Who hasn't wished for a library that neatly solves the programming problem that is currently staring you in the face? When you're down in the dirt, gearing up to tackle some gnarly problem that seems like it should have a general solution, it's only natural to wish, or even expect there to be a library that addresses your need. Once you have a workable solution that you think is elegant and useful, don't you think about releasing it for the world, or at least your company, to fulfill other programmer's wishes for self-contained solutions to their problems? Be careful what you wish for.
This post is probably not going to be about what you're thinking right now. I'm not going to relate some harrowing tale about a software library I picked up off the street, hoping it was going to solve all of my problems, only to find that it was more trouble than it was worth. Honestly, I haven't had many experiences like that. Either I've had amazing luck finding exactly what I need, or I have low expectations and work through the problems with the libraries I find as they come up. No, this post is about the way the software library marketplace has grown exponentially over the years and how one type of complaint about libraries has morphed into another, seemingly without notice.
When I was first learning to program, the languages I learned had small standard libraries. C has a pretty manageable standard library. C++ also has a small standard library by today's standards, even though it includes most of the C standard library as well. You could also include the standard template library, still keep all of the C++ library functionality in your head, and recall it at will to solve your programming problems. Early Java also had a tractable standard library.
Admittedly, my early view of the world of programming languages was somewhat limited, but the world was definitely smaller back then. One of the most common complaints I heard was that the world was a little too small. We needed more good libraries and frameworks for building applications—prepackaged plug-and-play code that would solve all of our problems and make development easy and painless. Sure, there were some isolated examples of application development frameworks out there, like MFC for Windows development in C++. But we wanted more, much more, and we weren't afraid to ask for it.
Now I'm not in any way knocking the fact that we wished for all of these libraries and frameworks, or that we expected them to solve all of our problems. It was and is entirely reasonable, even virtuous, to not want to reinvent the wheel over and over again. We should package up solutions to solved problems and make them part of the foundation that we then build on top of. I wouldn't have expected or wanted it to happen any other way, but I don't think many programmers realized that it would happen the way it did.
Today Java 8 has over 4,200 classes in the standard library public API. The .NET 3.5 framework has nearly 10,000 public classes—the latest version I could find numbers for. The .NET 4.5 framework has well over that number, I'm sure. No single person could possibly know everything that's in the standard libraries of these languages, and that's not even counting all of the contributions available from open source libraries.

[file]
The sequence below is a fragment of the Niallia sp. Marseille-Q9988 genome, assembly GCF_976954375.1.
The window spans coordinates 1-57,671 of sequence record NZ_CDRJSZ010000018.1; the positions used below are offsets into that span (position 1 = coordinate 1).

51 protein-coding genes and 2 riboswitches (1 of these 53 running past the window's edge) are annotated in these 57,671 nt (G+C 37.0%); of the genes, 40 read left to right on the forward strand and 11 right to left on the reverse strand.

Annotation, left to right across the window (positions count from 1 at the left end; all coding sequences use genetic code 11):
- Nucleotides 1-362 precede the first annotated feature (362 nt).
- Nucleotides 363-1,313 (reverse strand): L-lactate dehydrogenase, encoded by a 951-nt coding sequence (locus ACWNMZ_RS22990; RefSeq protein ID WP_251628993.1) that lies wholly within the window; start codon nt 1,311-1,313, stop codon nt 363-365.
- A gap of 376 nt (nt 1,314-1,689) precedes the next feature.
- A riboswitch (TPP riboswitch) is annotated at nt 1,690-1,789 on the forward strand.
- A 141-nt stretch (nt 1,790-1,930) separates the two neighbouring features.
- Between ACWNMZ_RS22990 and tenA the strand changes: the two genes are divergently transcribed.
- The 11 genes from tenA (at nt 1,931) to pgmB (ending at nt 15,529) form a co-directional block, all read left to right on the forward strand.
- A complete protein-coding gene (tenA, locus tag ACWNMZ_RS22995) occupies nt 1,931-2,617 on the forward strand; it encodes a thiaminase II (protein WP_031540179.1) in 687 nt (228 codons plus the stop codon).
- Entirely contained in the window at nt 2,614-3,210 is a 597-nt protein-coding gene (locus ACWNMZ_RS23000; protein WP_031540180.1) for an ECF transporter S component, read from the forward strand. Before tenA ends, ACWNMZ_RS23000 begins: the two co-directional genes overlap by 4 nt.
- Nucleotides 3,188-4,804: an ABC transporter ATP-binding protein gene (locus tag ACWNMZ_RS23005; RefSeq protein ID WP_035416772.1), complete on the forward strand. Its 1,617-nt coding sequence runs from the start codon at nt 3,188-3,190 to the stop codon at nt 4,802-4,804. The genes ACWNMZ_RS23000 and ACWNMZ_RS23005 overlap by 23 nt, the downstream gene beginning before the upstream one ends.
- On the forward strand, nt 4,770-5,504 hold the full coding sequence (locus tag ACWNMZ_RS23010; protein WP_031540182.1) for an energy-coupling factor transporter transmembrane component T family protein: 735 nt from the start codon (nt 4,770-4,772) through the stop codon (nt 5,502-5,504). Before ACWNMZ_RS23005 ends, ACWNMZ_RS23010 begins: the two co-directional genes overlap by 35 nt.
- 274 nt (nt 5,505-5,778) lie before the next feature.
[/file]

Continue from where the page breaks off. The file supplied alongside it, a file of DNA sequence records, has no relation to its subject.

The point here is not to get an accurate measure of the number of libraries available for different languages, but to show that in any language you use, that number is absolutely massive. The game has fundamentally changed from knowing everything that's available and how to use most of it to searching for what you need when you need it and evaluating whether or not you can use it (90% of it is crap, as per Sturgeon's Law). This shift makes some people very uncomfortable.
You see, back when we were complaining about the lack of good libraries and frameworks for building awesome applications and solving all of the mundane problems of software development, this is not what we wanted. We wanted elegant, high-performance tools that perfectly fit the problems we were trying to solve, not a mountain of crap to sift through for a few choice pearls. I posit that the former was never going to happen, and the latter is the best we could have hoped for.
Part of the reason is purely because that's the nature of software development and the web. When anyone can post a library on the web for others to use, you're going to end up with a ton of stuff that nobody needs or is of decidedly low quality. To get the fraction of really good stuff, we need to put up with a lot of mediocre, useless stuff.
The other part of the reason is that perfect software libraries are one of Steve Yegge's Nonesuch Beasts. They don't exist. You can't build one. It's impossible, and here's why. Any library that's generally applicable to a wide range of projects necessarily needs to solve problems in a general way. On the other side of the coin, you likely require a specific solution to a narrow problem, and a large collection of projects like yours will have a wide range of narrow problems that are slightly different.
I count that as a good thing. If programming was simple, and all we had to do was plug together a bunch of libraries we found on GitHub, it would get unbearably boring. Besides, if we truly solved the software library problem, it would mean we were no longer innovating and pushing the frontier of software. Researching options and piecing them together to build novel solutions, basically creative problem solving, is an inherent part of our job. It is fundamental to what we do. Without that difficulty, most of us would probably be out of a job. We wished for more and better libraries. Now we're getting them, and we're wishing that we didn't have to think so hard about when and how to use them. We should be careful what we wish for. What if we actually get it?